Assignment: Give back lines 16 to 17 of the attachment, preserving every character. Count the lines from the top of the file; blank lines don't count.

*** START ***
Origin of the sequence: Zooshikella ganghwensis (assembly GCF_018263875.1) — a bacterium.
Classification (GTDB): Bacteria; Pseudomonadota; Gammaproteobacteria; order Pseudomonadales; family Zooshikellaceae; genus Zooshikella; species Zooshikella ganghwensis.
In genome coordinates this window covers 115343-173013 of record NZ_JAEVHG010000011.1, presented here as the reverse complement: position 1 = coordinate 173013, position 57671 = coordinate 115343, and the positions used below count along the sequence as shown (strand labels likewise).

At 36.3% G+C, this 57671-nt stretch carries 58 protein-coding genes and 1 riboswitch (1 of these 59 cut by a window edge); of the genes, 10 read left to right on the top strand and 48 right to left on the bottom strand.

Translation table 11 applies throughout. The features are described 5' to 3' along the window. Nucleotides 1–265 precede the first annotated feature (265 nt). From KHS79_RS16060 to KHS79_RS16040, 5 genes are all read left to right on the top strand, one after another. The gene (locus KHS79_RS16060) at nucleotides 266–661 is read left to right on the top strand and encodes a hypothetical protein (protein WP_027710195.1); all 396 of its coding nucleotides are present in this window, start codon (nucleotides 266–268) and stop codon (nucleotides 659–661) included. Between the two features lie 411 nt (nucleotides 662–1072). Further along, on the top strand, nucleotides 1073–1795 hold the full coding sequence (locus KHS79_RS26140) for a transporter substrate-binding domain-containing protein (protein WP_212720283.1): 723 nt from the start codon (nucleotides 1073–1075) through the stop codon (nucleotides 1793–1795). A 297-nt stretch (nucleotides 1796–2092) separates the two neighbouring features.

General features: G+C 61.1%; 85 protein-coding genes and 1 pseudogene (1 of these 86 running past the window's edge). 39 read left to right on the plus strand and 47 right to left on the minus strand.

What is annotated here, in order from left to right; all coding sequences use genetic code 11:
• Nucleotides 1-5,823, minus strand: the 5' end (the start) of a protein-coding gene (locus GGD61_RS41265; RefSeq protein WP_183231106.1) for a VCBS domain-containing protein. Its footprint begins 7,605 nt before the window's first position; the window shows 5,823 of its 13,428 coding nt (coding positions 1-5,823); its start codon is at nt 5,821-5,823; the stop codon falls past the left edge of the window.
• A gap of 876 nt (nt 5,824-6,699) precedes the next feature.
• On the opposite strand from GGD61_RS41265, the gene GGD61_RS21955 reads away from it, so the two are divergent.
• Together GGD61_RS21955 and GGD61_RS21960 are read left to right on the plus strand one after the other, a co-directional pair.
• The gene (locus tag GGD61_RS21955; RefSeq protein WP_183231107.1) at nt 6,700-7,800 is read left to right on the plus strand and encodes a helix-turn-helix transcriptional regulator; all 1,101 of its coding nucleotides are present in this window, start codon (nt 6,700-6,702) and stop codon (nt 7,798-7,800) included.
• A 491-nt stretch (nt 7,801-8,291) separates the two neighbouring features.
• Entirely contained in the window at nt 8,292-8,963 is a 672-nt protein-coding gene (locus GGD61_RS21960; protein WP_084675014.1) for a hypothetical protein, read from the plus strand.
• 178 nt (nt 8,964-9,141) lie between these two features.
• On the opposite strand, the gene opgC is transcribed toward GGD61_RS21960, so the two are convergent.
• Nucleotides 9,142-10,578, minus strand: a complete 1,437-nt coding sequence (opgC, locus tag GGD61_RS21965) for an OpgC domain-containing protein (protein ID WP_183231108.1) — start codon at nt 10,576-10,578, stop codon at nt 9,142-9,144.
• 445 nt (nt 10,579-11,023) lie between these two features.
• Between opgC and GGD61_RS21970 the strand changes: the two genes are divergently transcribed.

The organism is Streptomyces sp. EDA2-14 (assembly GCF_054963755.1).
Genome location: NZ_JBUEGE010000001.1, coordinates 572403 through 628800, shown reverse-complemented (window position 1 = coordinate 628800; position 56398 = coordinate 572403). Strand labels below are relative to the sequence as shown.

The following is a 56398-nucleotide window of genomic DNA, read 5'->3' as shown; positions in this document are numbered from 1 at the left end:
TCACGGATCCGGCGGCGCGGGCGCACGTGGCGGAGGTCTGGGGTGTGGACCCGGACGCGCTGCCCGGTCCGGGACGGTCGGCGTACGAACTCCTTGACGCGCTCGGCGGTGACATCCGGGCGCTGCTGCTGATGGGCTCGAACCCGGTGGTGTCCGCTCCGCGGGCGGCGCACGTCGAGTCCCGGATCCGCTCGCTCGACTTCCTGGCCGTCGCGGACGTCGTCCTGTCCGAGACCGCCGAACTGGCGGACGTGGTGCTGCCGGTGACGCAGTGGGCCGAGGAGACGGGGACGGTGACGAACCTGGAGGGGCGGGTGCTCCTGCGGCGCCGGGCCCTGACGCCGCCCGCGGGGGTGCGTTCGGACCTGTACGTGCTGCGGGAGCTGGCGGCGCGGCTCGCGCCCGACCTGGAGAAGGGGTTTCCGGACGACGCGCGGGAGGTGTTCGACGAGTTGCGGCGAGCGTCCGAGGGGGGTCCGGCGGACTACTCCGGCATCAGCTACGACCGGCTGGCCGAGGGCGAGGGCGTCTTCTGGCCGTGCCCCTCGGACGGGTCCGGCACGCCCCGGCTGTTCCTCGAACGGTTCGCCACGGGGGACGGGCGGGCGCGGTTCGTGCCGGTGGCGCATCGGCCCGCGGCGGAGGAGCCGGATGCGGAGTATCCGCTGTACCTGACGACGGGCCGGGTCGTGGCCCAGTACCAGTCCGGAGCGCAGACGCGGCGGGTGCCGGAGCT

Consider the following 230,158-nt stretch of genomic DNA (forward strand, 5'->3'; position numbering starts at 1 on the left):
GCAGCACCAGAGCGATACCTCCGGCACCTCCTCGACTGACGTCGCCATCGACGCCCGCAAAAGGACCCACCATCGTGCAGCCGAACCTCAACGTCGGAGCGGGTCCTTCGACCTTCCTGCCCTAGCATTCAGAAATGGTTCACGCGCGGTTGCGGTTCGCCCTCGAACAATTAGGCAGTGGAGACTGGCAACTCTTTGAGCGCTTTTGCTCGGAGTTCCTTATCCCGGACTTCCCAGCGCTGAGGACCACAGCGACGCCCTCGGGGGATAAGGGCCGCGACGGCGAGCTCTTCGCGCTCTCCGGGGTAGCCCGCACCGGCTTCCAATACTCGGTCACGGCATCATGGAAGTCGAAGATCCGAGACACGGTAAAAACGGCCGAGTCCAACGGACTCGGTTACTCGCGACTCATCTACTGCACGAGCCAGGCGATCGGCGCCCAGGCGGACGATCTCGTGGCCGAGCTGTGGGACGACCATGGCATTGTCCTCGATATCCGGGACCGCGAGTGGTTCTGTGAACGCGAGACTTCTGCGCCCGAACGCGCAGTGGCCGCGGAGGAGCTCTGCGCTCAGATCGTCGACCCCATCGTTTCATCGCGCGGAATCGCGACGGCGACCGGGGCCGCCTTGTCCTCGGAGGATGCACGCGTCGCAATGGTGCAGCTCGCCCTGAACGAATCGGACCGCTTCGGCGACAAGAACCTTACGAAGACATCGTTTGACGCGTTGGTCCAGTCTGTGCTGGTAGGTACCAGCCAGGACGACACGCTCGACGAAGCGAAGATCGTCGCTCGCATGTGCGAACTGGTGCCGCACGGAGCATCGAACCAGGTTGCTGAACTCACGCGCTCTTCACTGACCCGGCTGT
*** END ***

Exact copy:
• On the opposite strand, the gene opgC is transcribed toward GGD61_RS21960, so the two are convergent.
• Nucleotides 9,142-10,578, minus strand: a complete 1,437-nt coding sequence (opgC, locus tag GGD61_RS21965) for an OpgC domain-containing protein (protein ID WP_183231108.1) — start codon at nt 10,576-10,578, stop codon at nt 9,142-9,144.